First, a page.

Agree Rustler! If breeders seek homoginization of traits and appearance, then we will move toward "all cattle looking the same." You can have a big fat Longhorn with marginal horns, or, you can have a big fat Longhorn with fantastic horns. This is what makes the World go around and gives something for everyone!
 

Ryan

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I know I said that I dont care much for horns, However at the ranch i work for we have a young cow, she was second in her class as a junior at the TLBAA World Show, 1st in class her senior year, and in the July just before she turned three in september i believe she had 58" tip to tip and 65"+ total horn, both of which would have won her class at the Horn Showcase that fall. We also have a cow that was in the Hall of Fame this past season that won numerous shows that has right at 50" at 3yrs...So i do think that there are and can be more high quality animals with terrific horns. I just think that you have to be careful when you try select for the one trait, and not sacrifice too much of the other traits.
 

TheBullLady

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I'm sure this will stir up a hornets net.. but I've always thought a lot of the Longhorn buyers at the big sales are those wonderful "city folk" that I've been selling ranches to for years. They both have "city" jobs, make a lot of $$, and buy them primarily to have them on their "ranch" so they can be the envy of their neighbors.

Obviously there are posters on this board that are not in this group, but they are also the ones that probably wouldn't spend that kind of $$$ on a cow simply because of the lenght of her horns.
 

greenwillowherefords

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TheBullLady":1wru7qxq said:
I'm sure this will stir up a hornets net.. but I've always thought a lot of the Longhorn buyers at the big sales are those wonderful "city folk" that I've been selling ranches to for years. They both have "city" jobs, make a lot of $$, and buy them primarily to have them on their "ranch" so they can be the envy of their neighbors.

Obviously there are posters on this board that are not in this group, but they are also the ones that probably wouldn't spend that kind of $$$ on a cow simply because of the lenght of her horns.

The nicest looking longhorns I know of belong to the owners of a pipeyard, right next door to the plant, and boy is it a fancy spread! These cattle are thick and beefy, too!
 

Rustler9

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Just thought I would throw this in regarding those nine clones born last July. Inside the cover of The Texas Longhorn Trails September issue is a whole page taken out by the Mossers who own Feisty Fannie and her nine clones. There is a data sheet with the birth dates of each clone ranging from 7/9/03 to 7/26/03. There was a set of twins born on 7/15/03. All the others were single births. It is broken down by birth weight for each calf, one year weight, horn length on 12/1/03 for each calf, then horn length at 6 months, 9 months and one year.
The birth weight for the first and last calves born was the highest at 92.4 lbs for calf # 1 and 83.6 lbs for the last calf. I thought that this was interesting as the average birth weight for a Longhorn calf is around 60 lbs. I wonder if this heavy weight was due to the recipient cow who carried the calf? I think they use pretty much any breed of cow to carry the embryo. I believe the rep for Cyagra (yep, I finally remembered the name of the company who cloned them) told me that they use alot of Holstein cows etc.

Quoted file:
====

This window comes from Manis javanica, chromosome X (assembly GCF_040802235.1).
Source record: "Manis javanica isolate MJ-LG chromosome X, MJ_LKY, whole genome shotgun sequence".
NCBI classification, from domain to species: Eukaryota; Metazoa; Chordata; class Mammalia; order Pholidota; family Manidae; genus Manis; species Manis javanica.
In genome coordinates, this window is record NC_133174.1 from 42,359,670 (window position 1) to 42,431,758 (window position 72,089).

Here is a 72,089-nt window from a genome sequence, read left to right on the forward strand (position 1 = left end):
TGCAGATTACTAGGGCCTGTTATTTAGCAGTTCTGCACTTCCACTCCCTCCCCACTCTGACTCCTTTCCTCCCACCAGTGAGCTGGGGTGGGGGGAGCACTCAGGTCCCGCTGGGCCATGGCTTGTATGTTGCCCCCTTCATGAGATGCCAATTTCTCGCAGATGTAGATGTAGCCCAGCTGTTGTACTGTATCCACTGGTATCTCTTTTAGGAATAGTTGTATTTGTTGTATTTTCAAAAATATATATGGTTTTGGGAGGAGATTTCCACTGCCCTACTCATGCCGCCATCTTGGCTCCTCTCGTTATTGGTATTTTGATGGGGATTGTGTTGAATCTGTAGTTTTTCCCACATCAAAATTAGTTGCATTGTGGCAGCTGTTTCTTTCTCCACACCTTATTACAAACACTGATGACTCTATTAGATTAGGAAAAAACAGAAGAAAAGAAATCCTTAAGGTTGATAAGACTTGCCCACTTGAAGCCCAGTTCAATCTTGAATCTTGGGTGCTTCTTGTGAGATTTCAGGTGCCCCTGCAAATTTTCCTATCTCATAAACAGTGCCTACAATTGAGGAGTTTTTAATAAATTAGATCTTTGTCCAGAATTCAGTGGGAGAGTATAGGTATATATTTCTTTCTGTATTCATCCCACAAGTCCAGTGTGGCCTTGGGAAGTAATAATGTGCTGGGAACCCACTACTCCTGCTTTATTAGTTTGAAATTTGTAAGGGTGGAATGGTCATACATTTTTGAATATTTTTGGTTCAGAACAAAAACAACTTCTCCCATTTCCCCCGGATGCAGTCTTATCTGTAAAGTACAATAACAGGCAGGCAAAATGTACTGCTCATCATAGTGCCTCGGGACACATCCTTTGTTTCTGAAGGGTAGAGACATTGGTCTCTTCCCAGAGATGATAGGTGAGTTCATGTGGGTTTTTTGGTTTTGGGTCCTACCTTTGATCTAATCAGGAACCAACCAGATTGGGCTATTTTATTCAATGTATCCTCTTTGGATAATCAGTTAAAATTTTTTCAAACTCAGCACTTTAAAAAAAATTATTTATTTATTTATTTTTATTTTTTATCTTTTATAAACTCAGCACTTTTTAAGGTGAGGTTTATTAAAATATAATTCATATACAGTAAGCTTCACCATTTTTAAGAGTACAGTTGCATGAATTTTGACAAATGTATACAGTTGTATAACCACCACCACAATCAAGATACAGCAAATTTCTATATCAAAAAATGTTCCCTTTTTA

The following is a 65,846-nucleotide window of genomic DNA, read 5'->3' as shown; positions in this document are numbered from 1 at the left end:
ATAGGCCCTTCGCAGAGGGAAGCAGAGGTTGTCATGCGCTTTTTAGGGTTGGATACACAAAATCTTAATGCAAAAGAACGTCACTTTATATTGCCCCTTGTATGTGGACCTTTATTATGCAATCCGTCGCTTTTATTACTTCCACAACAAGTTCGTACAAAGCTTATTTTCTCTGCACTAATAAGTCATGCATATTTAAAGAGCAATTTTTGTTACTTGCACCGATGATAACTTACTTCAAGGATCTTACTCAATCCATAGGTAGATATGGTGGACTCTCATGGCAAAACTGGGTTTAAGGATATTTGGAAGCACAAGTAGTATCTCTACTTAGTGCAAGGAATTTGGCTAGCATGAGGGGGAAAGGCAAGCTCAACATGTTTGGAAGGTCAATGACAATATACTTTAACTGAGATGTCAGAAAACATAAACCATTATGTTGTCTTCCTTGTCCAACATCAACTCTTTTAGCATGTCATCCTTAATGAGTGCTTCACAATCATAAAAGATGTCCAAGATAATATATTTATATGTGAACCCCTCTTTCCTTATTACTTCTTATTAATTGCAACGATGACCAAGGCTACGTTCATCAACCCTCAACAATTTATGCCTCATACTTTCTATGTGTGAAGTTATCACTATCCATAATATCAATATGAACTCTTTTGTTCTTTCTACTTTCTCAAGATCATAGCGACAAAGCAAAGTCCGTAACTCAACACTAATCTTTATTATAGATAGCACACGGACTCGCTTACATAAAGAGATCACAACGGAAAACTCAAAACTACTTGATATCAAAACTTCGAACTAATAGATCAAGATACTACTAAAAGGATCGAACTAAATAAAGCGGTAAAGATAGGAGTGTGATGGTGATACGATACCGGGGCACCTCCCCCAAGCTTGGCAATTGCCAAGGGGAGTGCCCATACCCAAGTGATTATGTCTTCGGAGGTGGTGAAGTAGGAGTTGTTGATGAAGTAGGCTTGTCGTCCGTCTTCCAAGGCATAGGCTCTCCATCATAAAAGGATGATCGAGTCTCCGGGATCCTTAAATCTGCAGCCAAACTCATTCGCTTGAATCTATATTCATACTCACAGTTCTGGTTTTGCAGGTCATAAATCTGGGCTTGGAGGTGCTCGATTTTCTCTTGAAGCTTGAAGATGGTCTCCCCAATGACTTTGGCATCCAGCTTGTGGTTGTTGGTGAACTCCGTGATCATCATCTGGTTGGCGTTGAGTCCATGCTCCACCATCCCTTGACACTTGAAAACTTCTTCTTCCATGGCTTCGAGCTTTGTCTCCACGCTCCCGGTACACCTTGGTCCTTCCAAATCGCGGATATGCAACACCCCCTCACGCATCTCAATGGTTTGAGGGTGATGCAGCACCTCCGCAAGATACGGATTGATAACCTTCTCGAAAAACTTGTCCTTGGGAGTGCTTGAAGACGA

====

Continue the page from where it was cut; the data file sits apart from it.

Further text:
The horn length for the calves at one year old varied from 29.125" to 35.25" with the longest horned heifer being the first one born. I just thought that this was interesting even though I personally don't ever plan to do any cloning even if and when I hit the Lotto. I do agree with the Bull Lady that the money people are the ones who throw their cash around to buy the biggest horned genetics instead of raising their own. I hope to breed my own and enjoy the process along the way. Anyway, probably enough said on the clones but I just thought that you guys who have been following these posts might find this interesting.
 

ollie

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How can anyone whose goal is to improve upon a particular animals traits find any answers in cloning? It would be boreing indeed if all you could achieve is own the best like someone else did before you.
 

dun

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ollie":1fwr93br said:
How can anyone whose goal is to improve upon a particular animals traits find any answers in cloning? It would be boreing indeed if all you could achieve is own the best like someone else did before you.

I've pndered the same question. I actaully asked it once. Don't think I got many answers that seemed valid to me.
About the only way to me that would be beneficial is if you hade a steer that was really exceptional you could clone it and get more exceptional steers, or cows or bulls. Or clone a cow and get a whole bunch of cows that could be mated to a specific bull to generate really "super" offspring.
Still doesn't make a lick of sense to me, but the longer I'm around the less I understand why somethings are done.

dun